Experts Say Water Shortages Affect One-Third of World Population
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This is the VOA Special English AGRICULTURE REPORT.
A new report says one-third of all people in the world face some form of water shortage. Experts had warned this would happen -- but not until two thousand twenty-five.
Sometimes the shortages are caused by too much water use. Groundwater levels fall; rivers get drier and drier. Other times the water is there, but communities do not have the resources to get enough.
The report is called the Comprehensive Assessment of Water Management in Agriculture. It was released Monday at World Water Week in Stockholm, Sweden.
The report examines fifty years of policies and practices in water use and development in agriculture. Seven hundred experts around the world gathered the information over the past five years.
Farming uses a lot of water, but it may be surprising just how much. Seventy-four percent of all freshwater used goes to agriculture. Industry uses eighteen percent. Communities use only eight percent.
Where the water is stored may also be surprising. Sixty-five percent of all freshwater is held in soil, the result of rain. Thirty-five percent is in rivers and lakes and in aquifers deep underground.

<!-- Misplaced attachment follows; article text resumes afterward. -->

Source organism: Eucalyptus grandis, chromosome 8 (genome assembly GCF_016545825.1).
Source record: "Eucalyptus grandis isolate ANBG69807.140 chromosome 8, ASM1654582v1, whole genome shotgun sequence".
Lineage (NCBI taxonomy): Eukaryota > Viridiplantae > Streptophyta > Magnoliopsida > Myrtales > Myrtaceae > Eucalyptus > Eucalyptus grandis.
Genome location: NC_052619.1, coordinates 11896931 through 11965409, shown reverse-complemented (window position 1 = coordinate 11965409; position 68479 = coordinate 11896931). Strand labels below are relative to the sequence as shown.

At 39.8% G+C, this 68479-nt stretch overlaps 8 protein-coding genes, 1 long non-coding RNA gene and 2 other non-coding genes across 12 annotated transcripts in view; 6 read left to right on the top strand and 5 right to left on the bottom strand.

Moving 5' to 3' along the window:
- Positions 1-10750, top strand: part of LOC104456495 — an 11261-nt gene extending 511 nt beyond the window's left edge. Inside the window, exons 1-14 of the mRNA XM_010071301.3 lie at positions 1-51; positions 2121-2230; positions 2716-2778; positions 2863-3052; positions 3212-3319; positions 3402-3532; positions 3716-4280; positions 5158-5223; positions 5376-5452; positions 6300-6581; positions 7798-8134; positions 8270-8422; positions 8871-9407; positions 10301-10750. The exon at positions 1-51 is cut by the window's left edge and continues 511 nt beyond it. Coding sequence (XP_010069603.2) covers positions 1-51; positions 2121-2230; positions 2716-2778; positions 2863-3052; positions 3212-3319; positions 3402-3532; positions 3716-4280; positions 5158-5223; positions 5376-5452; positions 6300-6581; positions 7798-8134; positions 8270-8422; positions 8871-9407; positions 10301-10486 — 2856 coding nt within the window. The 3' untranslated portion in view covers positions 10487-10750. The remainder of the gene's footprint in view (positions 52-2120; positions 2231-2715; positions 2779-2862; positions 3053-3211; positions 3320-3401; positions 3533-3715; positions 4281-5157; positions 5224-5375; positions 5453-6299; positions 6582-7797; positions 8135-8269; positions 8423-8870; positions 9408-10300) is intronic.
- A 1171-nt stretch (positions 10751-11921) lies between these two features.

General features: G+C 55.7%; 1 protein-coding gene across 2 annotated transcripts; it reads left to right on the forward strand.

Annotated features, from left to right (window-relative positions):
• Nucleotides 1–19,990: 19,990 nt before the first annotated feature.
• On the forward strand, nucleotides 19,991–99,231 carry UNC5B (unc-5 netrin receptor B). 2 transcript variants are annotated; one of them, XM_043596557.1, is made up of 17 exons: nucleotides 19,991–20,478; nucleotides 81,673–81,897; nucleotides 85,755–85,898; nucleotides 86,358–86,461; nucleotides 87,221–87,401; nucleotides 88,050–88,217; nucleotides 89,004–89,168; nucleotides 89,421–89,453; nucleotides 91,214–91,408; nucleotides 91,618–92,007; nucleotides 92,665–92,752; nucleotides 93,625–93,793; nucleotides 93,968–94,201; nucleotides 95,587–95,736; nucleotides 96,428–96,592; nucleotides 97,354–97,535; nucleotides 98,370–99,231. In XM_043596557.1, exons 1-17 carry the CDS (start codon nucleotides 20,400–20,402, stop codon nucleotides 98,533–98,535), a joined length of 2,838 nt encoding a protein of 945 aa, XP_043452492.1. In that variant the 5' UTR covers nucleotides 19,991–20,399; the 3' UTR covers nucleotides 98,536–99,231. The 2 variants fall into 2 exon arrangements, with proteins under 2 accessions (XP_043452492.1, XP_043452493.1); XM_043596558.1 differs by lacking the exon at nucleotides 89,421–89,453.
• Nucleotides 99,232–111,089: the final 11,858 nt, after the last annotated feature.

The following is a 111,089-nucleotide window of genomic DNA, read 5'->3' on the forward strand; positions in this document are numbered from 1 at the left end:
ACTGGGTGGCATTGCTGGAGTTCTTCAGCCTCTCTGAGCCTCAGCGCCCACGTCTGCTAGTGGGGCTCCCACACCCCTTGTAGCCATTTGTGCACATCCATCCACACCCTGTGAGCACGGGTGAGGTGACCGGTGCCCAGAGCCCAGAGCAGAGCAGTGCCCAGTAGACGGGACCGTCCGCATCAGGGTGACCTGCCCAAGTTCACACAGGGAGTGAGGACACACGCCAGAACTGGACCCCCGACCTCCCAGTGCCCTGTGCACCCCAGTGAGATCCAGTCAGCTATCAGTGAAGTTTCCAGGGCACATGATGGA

The researchers call for more productive use of rainwater. Seventy percent of all cropland depends on rain. Capturing rainwater and using plowing methods that save water are two ways to make better use of each liter of rain that falls.
The report identifies areas where better use of water could do the most good. These include poor areas. Investments in water resources could help at least eight hundred million people who depend on farming but have limited water supplies.
The report says areas where competition for water is high -- like Egypt, Pakistan and China -- also need more productive methods of water use.
Irrigation projects in undeveloped areas can change local economies. And, finally, developed areas where water resources have been overused need new plans to limit decreasing supplies.
The report says better use of water through irrigation has helped to increase grain productivity and economic growth. But world demand for food is expected to almost double by two thousand fifty as the population grows. That means farmers will need to do even more to use water productively.
And that's the VOA Special English AGRICULTURE REPORT. You can read and hear our reports online at voaspecialenglish.com. I'm Mario Ritter.